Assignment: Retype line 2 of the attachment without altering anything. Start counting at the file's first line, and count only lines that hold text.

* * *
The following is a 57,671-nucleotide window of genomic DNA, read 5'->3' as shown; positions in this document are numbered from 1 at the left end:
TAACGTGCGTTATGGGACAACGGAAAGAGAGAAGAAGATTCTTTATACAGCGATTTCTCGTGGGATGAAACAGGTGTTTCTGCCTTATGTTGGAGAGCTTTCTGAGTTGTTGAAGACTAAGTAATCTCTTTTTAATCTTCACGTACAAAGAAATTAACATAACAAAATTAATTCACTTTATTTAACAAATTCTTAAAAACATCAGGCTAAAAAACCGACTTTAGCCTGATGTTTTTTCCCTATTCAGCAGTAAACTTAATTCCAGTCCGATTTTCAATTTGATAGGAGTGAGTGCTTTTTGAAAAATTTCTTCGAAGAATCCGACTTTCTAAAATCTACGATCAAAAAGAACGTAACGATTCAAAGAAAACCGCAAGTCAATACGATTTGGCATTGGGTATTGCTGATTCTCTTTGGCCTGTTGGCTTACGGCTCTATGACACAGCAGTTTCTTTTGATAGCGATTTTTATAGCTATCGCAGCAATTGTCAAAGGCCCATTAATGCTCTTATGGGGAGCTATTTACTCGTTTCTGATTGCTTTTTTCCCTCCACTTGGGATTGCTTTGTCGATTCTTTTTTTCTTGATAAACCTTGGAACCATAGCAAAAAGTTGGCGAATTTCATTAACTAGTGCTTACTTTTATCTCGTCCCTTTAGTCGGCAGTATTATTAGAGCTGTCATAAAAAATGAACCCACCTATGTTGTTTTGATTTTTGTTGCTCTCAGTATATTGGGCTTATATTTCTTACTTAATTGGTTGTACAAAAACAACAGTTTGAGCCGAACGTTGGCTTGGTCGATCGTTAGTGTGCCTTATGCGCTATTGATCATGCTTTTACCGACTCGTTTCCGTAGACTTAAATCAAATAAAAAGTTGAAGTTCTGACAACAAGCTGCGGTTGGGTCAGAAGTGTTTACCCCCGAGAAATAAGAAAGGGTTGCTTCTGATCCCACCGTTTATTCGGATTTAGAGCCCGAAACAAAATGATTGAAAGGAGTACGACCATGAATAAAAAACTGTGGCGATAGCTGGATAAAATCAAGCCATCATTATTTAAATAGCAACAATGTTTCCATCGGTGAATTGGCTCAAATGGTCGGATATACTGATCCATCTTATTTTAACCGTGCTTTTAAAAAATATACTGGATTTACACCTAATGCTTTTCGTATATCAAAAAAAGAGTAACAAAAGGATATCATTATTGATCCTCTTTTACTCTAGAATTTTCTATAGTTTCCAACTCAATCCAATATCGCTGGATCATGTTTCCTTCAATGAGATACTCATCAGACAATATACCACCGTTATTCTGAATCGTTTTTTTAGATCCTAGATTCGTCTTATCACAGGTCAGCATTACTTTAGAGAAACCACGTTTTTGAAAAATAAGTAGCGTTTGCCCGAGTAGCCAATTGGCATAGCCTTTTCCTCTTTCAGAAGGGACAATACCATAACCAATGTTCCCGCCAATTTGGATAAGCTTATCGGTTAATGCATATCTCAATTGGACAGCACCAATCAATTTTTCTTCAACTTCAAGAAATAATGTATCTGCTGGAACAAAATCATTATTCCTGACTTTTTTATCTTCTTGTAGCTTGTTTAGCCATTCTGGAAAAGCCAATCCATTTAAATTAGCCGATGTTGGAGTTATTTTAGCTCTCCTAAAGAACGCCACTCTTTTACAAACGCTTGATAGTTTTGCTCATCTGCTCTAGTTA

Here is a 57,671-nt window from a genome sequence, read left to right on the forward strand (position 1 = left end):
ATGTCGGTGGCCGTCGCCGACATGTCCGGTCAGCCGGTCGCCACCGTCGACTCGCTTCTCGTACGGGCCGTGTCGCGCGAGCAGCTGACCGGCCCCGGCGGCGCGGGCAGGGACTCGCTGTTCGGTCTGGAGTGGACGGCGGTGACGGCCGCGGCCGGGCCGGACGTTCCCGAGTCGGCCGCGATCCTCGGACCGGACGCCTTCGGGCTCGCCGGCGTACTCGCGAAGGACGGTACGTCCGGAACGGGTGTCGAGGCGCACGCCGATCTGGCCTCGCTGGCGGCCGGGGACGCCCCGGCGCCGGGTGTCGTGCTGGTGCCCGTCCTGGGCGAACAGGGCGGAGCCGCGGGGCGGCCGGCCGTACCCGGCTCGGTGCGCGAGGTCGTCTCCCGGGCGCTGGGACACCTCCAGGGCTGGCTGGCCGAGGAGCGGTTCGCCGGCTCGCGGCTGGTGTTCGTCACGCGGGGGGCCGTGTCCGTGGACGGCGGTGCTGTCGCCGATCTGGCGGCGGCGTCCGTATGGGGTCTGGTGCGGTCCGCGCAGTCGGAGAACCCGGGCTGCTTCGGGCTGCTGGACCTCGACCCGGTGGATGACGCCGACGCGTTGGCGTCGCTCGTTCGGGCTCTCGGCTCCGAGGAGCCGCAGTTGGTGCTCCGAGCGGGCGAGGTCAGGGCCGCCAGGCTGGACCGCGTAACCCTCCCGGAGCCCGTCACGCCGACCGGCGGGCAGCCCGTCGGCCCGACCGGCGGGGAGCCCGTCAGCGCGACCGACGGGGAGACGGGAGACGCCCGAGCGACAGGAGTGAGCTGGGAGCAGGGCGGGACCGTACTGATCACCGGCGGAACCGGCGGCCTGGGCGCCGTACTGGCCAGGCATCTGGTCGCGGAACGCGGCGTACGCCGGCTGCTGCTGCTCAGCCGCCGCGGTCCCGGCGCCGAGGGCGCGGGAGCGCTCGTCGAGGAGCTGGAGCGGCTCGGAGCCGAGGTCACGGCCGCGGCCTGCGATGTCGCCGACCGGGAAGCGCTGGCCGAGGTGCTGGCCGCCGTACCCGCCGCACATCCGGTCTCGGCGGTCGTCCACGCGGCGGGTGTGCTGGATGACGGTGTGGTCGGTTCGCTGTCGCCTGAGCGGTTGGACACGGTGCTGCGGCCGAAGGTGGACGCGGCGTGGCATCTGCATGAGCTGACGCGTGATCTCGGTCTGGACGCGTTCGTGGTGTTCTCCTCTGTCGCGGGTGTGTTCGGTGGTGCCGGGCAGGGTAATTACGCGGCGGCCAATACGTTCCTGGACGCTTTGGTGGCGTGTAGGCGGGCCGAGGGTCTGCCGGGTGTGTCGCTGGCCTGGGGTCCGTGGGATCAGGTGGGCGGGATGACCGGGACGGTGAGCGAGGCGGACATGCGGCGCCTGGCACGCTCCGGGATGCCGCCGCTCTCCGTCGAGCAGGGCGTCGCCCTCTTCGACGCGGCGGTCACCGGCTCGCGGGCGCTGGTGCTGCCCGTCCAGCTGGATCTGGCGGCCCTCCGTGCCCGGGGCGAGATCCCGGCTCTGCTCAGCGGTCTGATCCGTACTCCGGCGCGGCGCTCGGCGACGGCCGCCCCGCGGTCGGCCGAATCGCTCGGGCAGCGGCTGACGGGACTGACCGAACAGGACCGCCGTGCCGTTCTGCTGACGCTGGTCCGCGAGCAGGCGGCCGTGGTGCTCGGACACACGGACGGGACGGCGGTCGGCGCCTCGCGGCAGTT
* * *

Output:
TAACGTGCGTTATGGGACAACGGAAAGAGAGAAGAAGATTCTTTATACAGCGATTTCTCGTGGGATGAAACAGGTGTTTCTGCCTTATGTTGGAGAGCTTTCTGAGTTGTTGAAGACTAAGTAATCTCTTTTTAATCTTCACGTACAAAGAAATTAACATAACAAAATTAATTCACTTTATTTAACAAATTCTTAAAAACATCAGGCTAAAAAACCGACTTTAGCCTGATGTTTTTTCCCTATTCAGCAGTAAACTTAATTCCAGTCCGATTTTCAATTTGATAGGAGTGAGTGCTTTTTGAAAAATTTCTTCGAAGAATCCGACTTTCTAAAATCTACGATCAAAAAGAACGTAACGATTCAAAGAAAACCGCAAGTCAATACGATTTGGCATTGGGTATTGCTGATTCTCTTTGGCCTGTTGGCTTACGGCTCTATGACACAGCAGTTTCTTTTGATAGCGATTTTTATAGCTATCGCAGCAATTGTCAAAGGCCCATTAATGCTCTTATGGGGAGCTATTTACTCGTTTCTGATTGCTTTTTTCCCTCCACTTGGGATTGCTTTGTCGATTCTTTTTTTCTTGATAAACCTTGGAACCATAGCAAAAAGTTGGCGAATTTCATTAACTAGTGCTTACTTTTATCTCGTCCCTTTAGTCGGCAGTATTATTAGAGCTGTCATAAAAAATGAACCCACCTATGTTGTTTTGATTTTTGTTGCTCTCAGTATATTGGGCTTATATTTCTTACTTAATTGGTTGTACAAAAACAACAGTTTGAGCCGAACGTTGGCTTGGTCGATCGTTAGTGTGCCTTATGCGCTATTGATCATGCTTTTACCGACTCGTTTCCGTAGACTTAAATCAAATAAAAAGTTGAAGTTCTGACAACAAGCTGCGGTTGGGTCAGAAGTGTTTACCCCCGAGAAATAAGAAAGGGTTGCTTCTGATCCCACCGTTTATTCGGATTTAGAGCCCGAAACAAAATGATTGAAAGGAGTACGACCATGAATAAAAAACTGTGGCGATAGCTGGATAAAATCAAGCCATCATTATTTAAATAGCAACAATGTTTCCATCGGTGAATTGGCTCAAATGGTCGGATATACTGATCCATCTTATTTTAACCGTGCTTTTAAAAAATATACTGGATTTACACCTAATGCTTTTCGTATATCAAAAAAAGAGTAACAAAAGGATATCATTATTGATCCTCTTTTACTCTAGAATTTTCTATAGTTTCCAACTCAATCCAATATCGCTGGATCATGTTTCCTTCAATGAGATACTCATCAGACAATATACCACCGTTATTCTGAATCGTTTTTTTAGATCCTAGATTCGTCTTATCACAGGTCAGCATTACTTTAGAGAAACCACGTTTTTGAAAAATAAGTAGCGTTTGCCCGAGTAGCCAATTGGCATAGCCTTTTCCTCTTTCAGAAGGGACAATACCATAACCAATGTTCCCGCCAATTTGGATAAGCTTATCGGTTAATGCATATCTCAATTGGACAGCACCAATCAATTTTTCTTCAACTTCAAGAAATAATGTATCTGCTGGAACAAAATCATTATTCCTGACTTTTTTATCTTCTTGTAGCTTGTTTAGCCATTCTGGAAAAGCCAATCCATTTAAATTAGCCGATGTTGGAGTTATTTTAGCTCTCCTAAAGAACGCCACTCTTTTACAAACGCTTGATAGTTTTGCTCATCTGCTCTAGTTA